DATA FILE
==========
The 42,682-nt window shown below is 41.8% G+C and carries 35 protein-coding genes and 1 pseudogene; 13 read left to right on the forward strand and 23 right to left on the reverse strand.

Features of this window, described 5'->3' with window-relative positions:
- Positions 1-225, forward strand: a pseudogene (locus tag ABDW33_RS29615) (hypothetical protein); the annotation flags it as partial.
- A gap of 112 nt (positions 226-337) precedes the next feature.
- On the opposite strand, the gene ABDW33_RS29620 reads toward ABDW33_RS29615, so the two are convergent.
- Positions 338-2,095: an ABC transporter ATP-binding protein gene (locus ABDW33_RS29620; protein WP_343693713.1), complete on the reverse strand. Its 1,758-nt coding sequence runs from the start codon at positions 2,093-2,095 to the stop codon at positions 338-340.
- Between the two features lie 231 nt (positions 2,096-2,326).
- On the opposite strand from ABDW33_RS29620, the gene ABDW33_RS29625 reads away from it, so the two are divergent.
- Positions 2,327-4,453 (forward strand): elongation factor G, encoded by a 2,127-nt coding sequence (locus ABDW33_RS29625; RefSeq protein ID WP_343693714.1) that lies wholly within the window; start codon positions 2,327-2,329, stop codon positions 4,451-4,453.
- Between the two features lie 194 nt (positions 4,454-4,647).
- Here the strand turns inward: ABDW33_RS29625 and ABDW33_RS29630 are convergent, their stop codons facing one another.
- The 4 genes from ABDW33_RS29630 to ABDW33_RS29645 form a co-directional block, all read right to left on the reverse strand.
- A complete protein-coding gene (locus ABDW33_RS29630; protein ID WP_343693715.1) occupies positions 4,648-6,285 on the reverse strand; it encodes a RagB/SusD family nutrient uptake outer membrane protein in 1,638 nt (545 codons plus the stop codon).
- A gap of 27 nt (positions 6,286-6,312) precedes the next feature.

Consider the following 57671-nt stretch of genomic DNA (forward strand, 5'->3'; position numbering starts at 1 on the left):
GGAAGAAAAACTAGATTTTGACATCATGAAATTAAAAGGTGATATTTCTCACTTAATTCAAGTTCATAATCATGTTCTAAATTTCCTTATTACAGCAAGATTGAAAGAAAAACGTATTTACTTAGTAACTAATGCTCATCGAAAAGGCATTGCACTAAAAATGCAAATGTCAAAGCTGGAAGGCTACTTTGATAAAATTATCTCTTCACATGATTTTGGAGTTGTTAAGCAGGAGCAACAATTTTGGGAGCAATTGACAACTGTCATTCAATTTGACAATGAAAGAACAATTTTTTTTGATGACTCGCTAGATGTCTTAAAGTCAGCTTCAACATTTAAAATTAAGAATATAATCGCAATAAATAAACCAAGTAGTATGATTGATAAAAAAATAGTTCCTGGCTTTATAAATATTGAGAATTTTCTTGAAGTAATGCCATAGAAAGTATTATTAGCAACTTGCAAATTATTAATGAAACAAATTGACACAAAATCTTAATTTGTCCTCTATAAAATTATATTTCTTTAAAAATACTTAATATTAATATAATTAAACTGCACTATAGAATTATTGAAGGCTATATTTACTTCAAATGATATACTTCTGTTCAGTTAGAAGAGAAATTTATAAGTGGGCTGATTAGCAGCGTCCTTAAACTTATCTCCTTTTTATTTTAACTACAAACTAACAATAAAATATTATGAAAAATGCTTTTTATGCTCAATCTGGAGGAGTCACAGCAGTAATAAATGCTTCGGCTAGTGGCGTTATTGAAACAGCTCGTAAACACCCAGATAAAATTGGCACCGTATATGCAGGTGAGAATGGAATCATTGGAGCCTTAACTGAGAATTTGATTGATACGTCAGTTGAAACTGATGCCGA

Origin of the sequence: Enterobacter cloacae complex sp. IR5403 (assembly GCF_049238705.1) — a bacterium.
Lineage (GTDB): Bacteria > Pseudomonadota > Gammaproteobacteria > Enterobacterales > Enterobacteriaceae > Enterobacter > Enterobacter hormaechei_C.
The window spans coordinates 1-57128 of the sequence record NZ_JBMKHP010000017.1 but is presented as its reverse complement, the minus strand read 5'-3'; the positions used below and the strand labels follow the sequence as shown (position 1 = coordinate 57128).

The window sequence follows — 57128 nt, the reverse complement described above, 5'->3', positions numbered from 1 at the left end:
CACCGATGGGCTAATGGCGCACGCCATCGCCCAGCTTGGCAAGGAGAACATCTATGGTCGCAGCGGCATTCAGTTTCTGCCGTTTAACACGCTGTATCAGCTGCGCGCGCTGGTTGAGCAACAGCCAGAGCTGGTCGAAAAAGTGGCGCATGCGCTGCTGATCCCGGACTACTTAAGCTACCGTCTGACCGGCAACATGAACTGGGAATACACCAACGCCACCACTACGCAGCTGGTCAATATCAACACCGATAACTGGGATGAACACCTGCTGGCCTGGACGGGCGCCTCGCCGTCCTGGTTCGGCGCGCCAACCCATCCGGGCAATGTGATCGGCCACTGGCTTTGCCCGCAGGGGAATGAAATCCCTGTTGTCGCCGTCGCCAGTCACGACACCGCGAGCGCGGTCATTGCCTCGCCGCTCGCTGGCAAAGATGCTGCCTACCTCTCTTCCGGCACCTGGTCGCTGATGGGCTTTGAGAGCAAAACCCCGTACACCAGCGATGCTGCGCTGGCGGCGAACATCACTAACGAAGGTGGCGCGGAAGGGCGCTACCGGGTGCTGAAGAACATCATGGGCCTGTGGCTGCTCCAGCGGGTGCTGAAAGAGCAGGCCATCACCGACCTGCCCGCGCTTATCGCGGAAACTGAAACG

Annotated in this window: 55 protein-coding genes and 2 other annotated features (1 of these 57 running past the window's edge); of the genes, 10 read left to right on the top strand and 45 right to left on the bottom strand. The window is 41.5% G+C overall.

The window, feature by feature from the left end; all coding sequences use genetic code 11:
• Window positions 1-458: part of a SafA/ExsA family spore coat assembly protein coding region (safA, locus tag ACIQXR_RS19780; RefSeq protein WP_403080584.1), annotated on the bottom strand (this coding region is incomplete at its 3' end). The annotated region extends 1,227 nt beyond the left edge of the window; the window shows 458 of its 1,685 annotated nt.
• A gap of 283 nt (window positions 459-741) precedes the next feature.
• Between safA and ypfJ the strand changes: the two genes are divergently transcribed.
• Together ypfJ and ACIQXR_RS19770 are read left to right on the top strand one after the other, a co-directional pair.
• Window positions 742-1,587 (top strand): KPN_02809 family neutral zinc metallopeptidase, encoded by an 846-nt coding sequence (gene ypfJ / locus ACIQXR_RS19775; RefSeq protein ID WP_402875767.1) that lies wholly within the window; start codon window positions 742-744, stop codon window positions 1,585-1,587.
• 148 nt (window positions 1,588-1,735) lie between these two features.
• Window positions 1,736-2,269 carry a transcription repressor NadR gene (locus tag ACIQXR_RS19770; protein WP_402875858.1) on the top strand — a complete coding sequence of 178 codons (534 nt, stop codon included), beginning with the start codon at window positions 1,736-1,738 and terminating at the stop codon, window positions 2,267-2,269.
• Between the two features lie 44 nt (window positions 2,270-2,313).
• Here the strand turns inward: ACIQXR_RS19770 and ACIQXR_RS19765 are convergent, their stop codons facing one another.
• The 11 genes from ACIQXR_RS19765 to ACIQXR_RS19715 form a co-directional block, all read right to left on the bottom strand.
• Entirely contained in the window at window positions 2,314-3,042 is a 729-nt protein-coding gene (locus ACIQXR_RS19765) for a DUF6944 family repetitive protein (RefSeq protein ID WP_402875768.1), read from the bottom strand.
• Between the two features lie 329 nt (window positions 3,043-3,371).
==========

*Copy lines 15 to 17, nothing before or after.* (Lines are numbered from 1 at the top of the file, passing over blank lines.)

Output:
Consider the following 57671-nt stretch of genomic DNA (forward strand, 5'->3'; position numbering starts at 1 on the left):
GGAAGAAAAACTAGATTTTGACATCATGAAATTAAAAGGTGATATTTCTCACTTAATTCAAGTTCATAATCATGTTCTAAATTTCCTTATTACAGCAAGATTGAAAGAAAAACGTATTTACTTAGTAACTAATGCTCATCGAAAAGGCATTGCACTAAAAATGCAAATGTCAAAGCTGGAAGGCTACTTTGATAAAATTATCTCTTCACATGATTTTGGAGTTGTTAAGCAGGAGCAACAATTTTGGGAGCAATTGACAACTGTCATTCAATTTGACAATGAAAGAACAATTTTTTTTGATGACTCGCTAGATGTCTTAAAGTCAGCTTCAACATTTAAAATTAAGAATATAATCGCAATAAATAAACCAAGTAGTATGATTGATAAAAAAATAGTTCCTGGCTTTATAAATATTGAGAATTTTCTTGAAGTAATGCCATAGAAAGTATTATTAGCAACTTGCAAATTATTAATGAAACAAATTGACACAAAATCTTAATTTGTCCTCTATAAAATTATATTTCTTTAAAAATACTTAATATTAATATAATTAAACTGCACTATAGAATTATTGAAGGCTATATTTACTTCAAATGATATACTTCTGTTCAGTTAGAAGAGAAATTTATAAGTGGGCTGATTAGCAGCGTCCTTAAACTTATCTCCTTTTTATTTTAACTACAAACTAACAATAAAATATTATGAAAAATGCTTTTTATGCTCAATCTGGAGGAGTCACAGCAGTAATAAATGCTTCGGCTAGTGGCGTTATTGAAACAGCTCGTAAACACCCAGATAAAATTGGCACCGTATATGCAGGTGAGAATGGAATCATTGGAGCCTTAACTGAGAATTTGATTGATACGTCAGTTGAAACTGATGCCGA

Origin of the sequence: Enterobacter cloacae complex sp. IR5403 (assembly GCF_049238705.1) — a bacterium.